3 Huron Statement, author Tom Hayden describes this period as an, "...outbreak of revolution against colonialism and imperialism, the entrenchment of totalitarian states, the menace of war, overpopulation, international disorder, [and] supertechnology..."4 Young revolutionaries like Tom Hayden felt personally responsible for these injustices that they saw in society, and they brought it upon themselves to act against what they viewed as a corrupt political and social system. This group of young intellectuals became known as the New Left. They crusaded against the emptiness of modern life, the absence of equality in American society, and what they viewed as an unjustified war. 5 The Berkeley Free Speech Movement was the beginning of the New Left and was the first example of a group of students going against society's larger institutions, which would soon become commonplace as young people throughout the nation became, "...imbued with a sense of urgency."6 Mario Savio, who is widely regarded as the charismatic voice of the Berkeley Free Speech Movement, once compared Berkeley to a machine and proclaimed: There is a time when the operation of the machine becomes so odious, makes you so sick at heart, that you can't take part; you can't even tacitly take part, and you've got to put your bodies upon the gears and upon the wheels, upon the levers, upon all the apparatus and you've got to make it stop.7 Savio inspired countless students to sacrifice themselves for the destruction of this machine, as students at the University of California Berkeley began to take direct political action to protest the University's ban on political activity. Margot Adler, a participant in the movement, describes the school's, "...huge lecture classes with eight hundred students...inadequate 4 Hayden. 62. 5 Cantor, Norman F. The Age of Protest: Dissent and Rebellion in the Twentieth Century. New York : Hawthorn Books, 1969. Print. 278-281. 6 Hayden. 62. 7 Cohen, Robert, and Reginald E. Zelnik, eds. The Free Speech Movement Reflections on Berkeley in the 1960s.Berkeley: University of California Press, 2002. Print. 119.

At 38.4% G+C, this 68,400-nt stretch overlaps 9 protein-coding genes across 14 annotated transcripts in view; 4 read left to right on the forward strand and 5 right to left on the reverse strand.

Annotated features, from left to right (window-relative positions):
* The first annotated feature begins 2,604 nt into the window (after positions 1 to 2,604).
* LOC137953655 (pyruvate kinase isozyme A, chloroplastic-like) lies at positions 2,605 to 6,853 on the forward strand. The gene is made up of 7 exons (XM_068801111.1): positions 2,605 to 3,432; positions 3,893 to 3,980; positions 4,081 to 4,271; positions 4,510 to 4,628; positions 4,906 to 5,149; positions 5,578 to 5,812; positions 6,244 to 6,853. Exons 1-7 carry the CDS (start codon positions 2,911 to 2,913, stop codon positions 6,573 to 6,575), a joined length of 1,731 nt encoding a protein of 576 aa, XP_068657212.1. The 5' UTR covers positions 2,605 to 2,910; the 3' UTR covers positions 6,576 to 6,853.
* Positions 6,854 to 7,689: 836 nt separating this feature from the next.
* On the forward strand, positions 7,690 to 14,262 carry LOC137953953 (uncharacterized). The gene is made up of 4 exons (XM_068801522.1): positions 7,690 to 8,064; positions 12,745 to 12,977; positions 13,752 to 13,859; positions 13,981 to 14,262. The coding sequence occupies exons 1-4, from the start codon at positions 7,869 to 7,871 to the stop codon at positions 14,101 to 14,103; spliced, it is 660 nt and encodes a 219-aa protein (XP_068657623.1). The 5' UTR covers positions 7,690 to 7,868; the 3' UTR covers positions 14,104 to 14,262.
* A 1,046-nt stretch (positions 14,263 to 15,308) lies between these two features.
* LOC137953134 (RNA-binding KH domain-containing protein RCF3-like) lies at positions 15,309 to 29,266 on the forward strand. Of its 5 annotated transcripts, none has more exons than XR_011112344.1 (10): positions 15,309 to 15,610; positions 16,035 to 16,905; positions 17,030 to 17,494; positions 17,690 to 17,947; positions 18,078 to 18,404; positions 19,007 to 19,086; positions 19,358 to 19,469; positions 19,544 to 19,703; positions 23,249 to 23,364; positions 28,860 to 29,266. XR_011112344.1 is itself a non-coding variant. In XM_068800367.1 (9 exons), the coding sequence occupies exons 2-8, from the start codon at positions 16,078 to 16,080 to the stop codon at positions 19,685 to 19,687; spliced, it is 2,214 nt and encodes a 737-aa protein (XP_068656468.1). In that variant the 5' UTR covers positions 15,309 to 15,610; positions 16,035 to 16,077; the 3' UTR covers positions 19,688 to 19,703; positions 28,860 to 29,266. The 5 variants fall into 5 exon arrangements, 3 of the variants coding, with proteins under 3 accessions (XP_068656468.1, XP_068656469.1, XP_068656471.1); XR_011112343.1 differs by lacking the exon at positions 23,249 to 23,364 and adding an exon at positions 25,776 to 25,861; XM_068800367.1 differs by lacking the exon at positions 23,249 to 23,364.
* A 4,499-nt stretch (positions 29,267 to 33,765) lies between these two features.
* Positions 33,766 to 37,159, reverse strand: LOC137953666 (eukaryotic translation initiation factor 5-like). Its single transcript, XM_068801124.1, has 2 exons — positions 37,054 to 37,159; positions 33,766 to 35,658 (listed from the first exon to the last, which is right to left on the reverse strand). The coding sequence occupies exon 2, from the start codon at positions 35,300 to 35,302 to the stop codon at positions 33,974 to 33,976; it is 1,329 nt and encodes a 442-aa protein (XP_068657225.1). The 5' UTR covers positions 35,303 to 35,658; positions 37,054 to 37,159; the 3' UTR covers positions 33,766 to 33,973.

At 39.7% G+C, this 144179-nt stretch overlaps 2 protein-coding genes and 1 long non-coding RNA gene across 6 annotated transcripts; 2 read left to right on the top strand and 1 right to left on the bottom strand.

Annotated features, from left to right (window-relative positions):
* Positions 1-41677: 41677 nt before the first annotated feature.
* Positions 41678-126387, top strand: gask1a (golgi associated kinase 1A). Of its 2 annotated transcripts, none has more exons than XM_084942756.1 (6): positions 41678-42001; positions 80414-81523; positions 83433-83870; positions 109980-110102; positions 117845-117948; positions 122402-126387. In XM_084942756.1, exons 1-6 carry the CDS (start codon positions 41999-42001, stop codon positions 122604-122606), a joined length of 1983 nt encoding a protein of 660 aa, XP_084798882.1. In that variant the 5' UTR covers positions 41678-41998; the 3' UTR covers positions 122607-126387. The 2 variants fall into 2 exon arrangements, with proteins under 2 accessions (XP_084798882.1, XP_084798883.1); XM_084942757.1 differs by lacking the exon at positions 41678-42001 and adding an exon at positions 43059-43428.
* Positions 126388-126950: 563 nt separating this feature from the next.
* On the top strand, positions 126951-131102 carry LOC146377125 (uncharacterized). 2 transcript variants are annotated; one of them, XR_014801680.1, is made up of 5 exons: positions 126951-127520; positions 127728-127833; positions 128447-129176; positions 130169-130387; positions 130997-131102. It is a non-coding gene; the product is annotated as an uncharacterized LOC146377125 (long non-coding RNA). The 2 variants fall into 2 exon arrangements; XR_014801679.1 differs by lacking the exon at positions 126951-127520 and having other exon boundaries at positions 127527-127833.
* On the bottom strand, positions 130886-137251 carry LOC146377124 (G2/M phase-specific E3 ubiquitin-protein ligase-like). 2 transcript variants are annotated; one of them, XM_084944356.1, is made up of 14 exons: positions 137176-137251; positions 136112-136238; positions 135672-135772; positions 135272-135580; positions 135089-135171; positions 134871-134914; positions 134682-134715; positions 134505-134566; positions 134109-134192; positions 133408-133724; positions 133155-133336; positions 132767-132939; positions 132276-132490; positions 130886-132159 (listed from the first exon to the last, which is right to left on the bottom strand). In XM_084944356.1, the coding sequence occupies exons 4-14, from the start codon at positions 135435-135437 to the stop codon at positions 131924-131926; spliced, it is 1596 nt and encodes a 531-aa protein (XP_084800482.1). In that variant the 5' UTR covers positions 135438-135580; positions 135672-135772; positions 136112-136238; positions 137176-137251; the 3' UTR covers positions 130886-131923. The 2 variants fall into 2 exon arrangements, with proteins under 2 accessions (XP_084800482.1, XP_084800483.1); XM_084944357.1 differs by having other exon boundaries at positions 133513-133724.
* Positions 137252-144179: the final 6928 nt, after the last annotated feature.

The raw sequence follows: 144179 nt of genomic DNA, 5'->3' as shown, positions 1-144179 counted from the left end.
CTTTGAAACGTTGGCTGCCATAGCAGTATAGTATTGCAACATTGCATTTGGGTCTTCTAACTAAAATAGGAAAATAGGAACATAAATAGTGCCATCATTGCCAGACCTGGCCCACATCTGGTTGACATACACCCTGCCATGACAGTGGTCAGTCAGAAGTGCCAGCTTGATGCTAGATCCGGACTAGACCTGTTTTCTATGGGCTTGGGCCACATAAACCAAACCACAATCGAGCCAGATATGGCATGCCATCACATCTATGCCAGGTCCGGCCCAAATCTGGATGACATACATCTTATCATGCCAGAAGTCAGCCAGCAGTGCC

4 counseling...[and] the invisibility of each person among a student body of almost thirty thousand" as the first indication of discord between the University and its students. 8 According to Adler, political activity on campus was rampant as students demanded on campus free speech; this demand then morphed into a full-frontal attack on the University itself, as it was a "knowledge factory" and not an institution devoted to creating liberal, open-minded, and curious members of society. 9 On December 2, 1964, students organized a nonviolent sit-in in Sproul Hall, the university's administration building. Adler describes the sit-in and her subsequent arrest as, "...an ecstasy of community bonding and collective power followed by a sense of total powerlessness."10 She describes the many brutalities that were committed against the students by the cops, as the Oakland police force dragged students down stairs and subsequently clubbed them.11This event created an uproar on campus, as students and faculty were shocked and called for the employment of free-speech rules. The events that transpired at Berkeley were clearly influential, as 221 major demonstrations took place on 101 college campuses between January and June of 1968. 12 Pennsylvania governor William Scranton, in the Report of the President's Commission on Campus Unrest issued in 1970, referred to Berkeley as a, "...complex mixture of issues, tactics, emotions, and setting that became the prototype for student protest throughout the decade."13 If Berkeley was the prototype, then the fully realized vision of student protest came with Students for a Democratic Society. 8 Cohen, Robert, and Reginald E. Zelnik, eds. The Free Speech Movement Reflections on Berkeley in the 1960s.Berkeley: University of California Press, 2002. Print.112. 9 Cohen and Zelnik. 115. 10 Cohen and Zelnik. 123. 11 Cohen and Zelnik. 121-123. 12 Cantor. 290-291. 13 Cohen and Zelnik. 2.